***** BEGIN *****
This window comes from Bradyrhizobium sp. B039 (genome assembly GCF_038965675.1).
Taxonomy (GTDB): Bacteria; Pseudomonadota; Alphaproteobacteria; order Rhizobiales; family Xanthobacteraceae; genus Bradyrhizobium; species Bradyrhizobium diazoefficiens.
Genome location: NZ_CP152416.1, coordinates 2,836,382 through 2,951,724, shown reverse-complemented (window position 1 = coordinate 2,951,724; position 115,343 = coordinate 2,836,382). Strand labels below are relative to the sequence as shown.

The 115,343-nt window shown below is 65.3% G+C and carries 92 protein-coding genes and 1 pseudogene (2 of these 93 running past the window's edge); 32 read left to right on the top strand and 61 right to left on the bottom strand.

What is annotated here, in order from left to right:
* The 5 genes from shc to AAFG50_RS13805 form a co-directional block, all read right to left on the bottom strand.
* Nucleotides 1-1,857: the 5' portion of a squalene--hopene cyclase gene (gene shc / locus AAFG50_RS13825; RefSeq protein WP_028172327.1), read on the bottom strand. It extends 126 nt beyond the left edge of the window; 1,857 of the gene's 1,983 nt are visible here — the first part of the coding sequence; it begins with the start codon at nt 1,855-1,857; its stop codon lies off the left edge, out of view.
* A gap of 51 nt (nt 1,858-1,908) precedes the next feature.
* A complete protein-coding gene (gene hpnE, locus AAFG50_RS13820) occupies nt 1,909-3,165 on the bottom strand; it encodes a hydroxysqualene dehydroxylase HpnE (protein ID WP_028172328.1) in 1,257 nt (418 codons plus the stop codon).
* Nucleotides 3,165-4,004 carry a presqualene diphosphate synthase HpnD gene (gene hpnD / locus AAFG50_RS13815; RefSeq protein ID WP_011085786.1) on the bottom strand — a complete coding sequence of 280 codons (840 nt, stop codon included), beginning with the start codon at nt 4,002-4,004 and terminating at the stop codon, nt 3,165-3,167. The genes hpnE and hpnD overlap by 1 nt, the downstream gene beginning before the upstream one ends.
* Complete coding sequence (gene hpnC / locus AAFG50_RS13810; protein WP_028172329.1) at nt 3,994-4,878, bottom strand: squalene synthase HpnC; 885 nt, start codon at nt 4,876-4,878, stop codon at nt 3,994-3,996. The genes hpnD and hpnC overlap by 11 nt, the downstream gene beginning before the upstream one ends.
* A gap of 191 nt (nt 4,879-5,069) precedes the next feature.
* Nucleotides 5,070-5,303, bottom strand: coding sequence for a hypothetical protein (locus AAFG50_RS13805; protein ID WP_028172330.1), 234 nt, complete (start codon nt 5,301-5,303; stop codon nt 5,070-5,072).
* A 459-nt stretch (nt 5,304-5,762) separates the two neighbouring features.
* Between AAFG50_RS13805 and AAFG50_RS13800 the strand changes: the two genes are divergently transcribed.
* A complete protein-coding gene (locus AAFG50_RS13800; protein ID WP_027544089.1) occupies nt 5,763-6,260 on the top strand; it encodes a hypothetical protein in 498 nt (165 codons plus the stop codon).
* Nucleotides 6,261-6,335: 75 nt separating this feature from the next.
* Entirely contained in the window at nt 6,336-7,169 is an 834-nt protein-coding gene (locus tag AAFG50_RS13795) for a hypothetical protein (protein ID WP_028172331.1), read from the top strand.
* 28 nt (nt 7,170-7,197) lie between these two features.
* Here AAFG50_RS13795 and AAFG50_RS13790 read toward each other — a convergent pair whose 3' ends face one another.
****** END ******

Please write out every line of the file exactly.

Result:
This window comes from Bradyrhizobium sp. B039 (genome assembly GCF_038965675.1).
Taxonomy (GTDB): Bacteria; Pseudomonadota; Alphaproteobacteria; order Rhizobiales; family Xanthobacteraceae; genus Bradyrhizobium; species Bradyrhizobium diazoefficiens.
Genome location: NZ_CP152416.1, coordinates 2,836,382 through 2,951,724, shown reverse-complemented (window position 1 = coordinate 2,951,724; position 115,343 = coordinate 2,836,382). Strand labels below are relative to the sequence as shown.

The 115,343-nt window shown below is 65.3% G+C and carries 92 protein-coding genes and 1 pseudogene (2 of these 93 running past the window's edge); 32 read left to right on the top strand and 61 right to left on the bottom strand.

What is annotated here, in order from left to right:
* The 5 genes from shc to AAFG50_RS13805 form a co-directional block, all read right to left on the bottom strand.
* Nucleotides 1-1,857: the 5' portion of a squalene--hopene cyclase gene (gene shc / locus AAFG50_RS13825; RefSeq protein WP_028172327.1), read on the bottom strand. It extends 126 nt beyond the left edge of the window; 1,857 of the gene's 1,983 nt are visible here — the first part of the coding sequence; it begins with the start codon at nt 1,855-1,857; its stop codon lies off the left edge, out of view.
* A gap of 51 nt (nt 1,858-1,908) precedes the next feature.
* A complete protein-coding gene (gene hpnE, locus AAFG50_RS13820) occupies nt 1,909-3,165 on the bottom strand; it encodes a hydroxysqualene dehydroxylase HpnE (protein ID WP_028172328.1) in 1,257 nt (418 codons plus the stop codon).
* Nucleotides 3,165-4,004 carry a presqualene diphosphate synthase HpnD gene (gene hpnD / locus AAFG50_RS13815; RefSeq protein ID WP_011085786.1) on the bottom strand — a complete coding sequence of 280 codons (840 nt, stop codon included), beginning with the start codon at nt 4,002-4,004 and terminating at the stop codon, nt 3,165-3,167. The genes hpnE and hpnD overlap by 1 nt, the downstream gene beginning before the upstream one ends.
* Complete coding sequence (gene hpnC / locus AAFG50_RS13810; protein WP_028172329.1) at nt 3,994-4,878, bottom strand: squalene synthase HpnC; 885 nt, start codon at nt 4,876-4,878, stop codon at nt 3,994-3,996. The genes hpnD and hpnC overlap by 11 nt, the downstream gene beginning before the upstream one ends.
* A gap of 191 nt (nt 4,879-5,069) precedes the next feature.
* Nucleotides 5,070-5,303, bottom strand: coding sequence for a hypothetical protein (locus AAFG50_RS13805; protein ID WP_028172330.1), 234 nt, complete (start codon nt 5,301-5,303; stop codon nt 5,070-5,072).
* A 459-nt stretch (nt 5,304-5,762) separates the two neighbouring features.
* Between AAFG50_RS13805 and AAFG50_RS13800 the strand changes: the two genes are divergently transcribed.
* A complete protein-coding gene (locus AAFG50_RS13800; protein ID WP_027544089.1) occupies nt 5,763-6,260 on the top strand; it encodes a hypothetical protein in 498 nt (165 codons plus the stop codon).
* Nucleotides 6,261-6,335: 75 nt separating this feature from the next.
* Entirely contained in the window at nt 6,336-7,169 is an 834-nt protein-coding gene (locus tag AAFG50_RS13795) for a hypothetical protein (protein ID WP_028172331.1), read from the top strand.
* 28 nt (nt 7,170-7,197) lie between these two features.
* Here AAFG50_RS13795 and AAFG50_RS13790 read toward each other — a convergent pair whose 3' ends face one another.